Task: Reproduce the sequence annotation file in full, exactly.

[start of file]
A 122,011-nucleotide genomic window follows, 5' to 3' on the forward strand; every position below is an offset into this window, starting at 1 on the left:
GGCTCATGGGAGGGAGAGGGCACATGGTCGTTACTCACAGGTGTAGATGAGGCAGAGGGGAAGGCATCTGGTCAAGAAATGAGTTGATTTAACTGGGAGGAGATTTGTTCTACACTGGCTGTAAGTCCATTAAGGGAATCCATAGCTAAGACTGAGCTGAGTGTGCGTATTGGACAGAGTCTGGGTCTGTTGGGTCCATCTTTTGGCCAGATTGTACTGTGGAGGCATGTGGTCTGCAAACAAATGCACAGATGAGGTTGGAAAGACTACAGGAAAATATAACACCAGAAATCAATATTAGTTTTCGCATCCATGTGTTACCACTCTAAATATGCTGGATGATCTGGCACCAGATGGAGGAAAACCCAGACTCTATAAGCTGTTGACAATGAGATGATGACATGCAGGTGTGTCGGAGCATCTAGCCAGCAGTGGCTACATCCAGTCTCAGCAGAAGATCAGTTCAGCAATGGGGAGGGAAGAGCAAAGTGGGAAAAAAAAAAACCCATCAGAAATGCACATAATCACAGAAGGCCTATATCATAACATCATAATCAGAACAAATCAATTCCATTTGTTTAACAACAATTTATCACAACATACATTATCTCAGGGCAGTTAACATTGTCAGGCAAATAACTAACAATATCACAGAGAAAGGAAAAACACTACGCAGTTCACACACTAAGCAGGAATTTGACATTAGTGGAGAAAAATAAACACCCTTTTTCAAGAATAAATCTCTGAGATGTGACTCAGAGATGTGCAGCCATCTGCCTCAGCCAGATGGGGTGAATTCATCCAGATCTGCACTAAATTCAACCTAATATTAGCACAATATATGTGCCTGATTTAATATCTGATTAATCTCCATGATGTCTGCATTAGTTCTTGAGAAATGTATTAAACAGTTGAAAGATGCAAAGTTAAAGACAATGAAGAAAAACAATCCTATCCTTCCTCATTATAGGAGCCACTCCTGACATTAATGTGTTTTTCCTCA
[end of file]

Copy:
A 122,011-nucleotide genomic window follows, 5' to 3' on the forward strand; every position below is an offset into this window, starting at 1 on the left:
GGCTCATGGGAGGGAGAGGGCACATGGTCGTTACTCACAGGTGTAGATGAGGCAGAGGGGAAGGCATCTGGTCAAGAAATGAGTTGATTTAACTGGGAGGAGATTTGTTCTACACTGGCTGTAAGTCCATTAAGGGAATCCATAGCTAAGACTGAGCTGAGTGTGCGTATTGGACAGAGTCTGGGTCTGTTGGGTCCATCTTTTGGCCAGATTGTACTGTGGAGGCATGTGGTCTGCAAACAAATGCACAGATGAGGTTGGAAAGACTACAGGAAAATATAACACCAGAAATCAATATTAGTTTTCGCATCCATGTGTTACCACTCTAAATATGCTGGATGATCTGGCACCAGATGGAGGAAAACCCAGACTCTATAAGCTGTTGACAATGAGATGATGACATGCAGGTGTGTCGGAGCATCTAGCCAGCAGTGGCTACATCCAGTCTCAGCAGAAGATCAGTTCAGCAATGGGGAGGGAAGAGCAAAGTGGGAAAAAAAAAAACCCATCAGAAATGCACATAATCACAGAAGGCCTATATCATAACATCATAATCAGAACAAATCAATTCCATTTGTTTAACAACAATTTATCACAACATACATTATCTCAGGGCAGTTAACATTGTCAGGCAAATAACTAACAATATCACAGAGAAAGGAAAAACACTACGCAGTTCACACACTAAGCAGGAATTTGACATTAGTGGAGAAAAATAAACACCCTTTTTCAAGAATAAATCTCTGAGATGTGACTCAGAGATGTGCAGCCATCTGCCTCAGCCAGATGGGGTGAATTCATCCAGATCTGCACTAAATTCAACCTAATATTAGCACAATATATGTGCCTGATTTAATATCTGATTAATCTCCATGATGTCTGCATTAGTTCTTGAGAAATGTATTAAACAGTTGAAAGATGCAAAGTTAAAGACAATGAAGAAAAACAATCCTATCCTTCCTCATTATAGGAGCCACTCCTGACATTAATGTGTTTTTCCTCA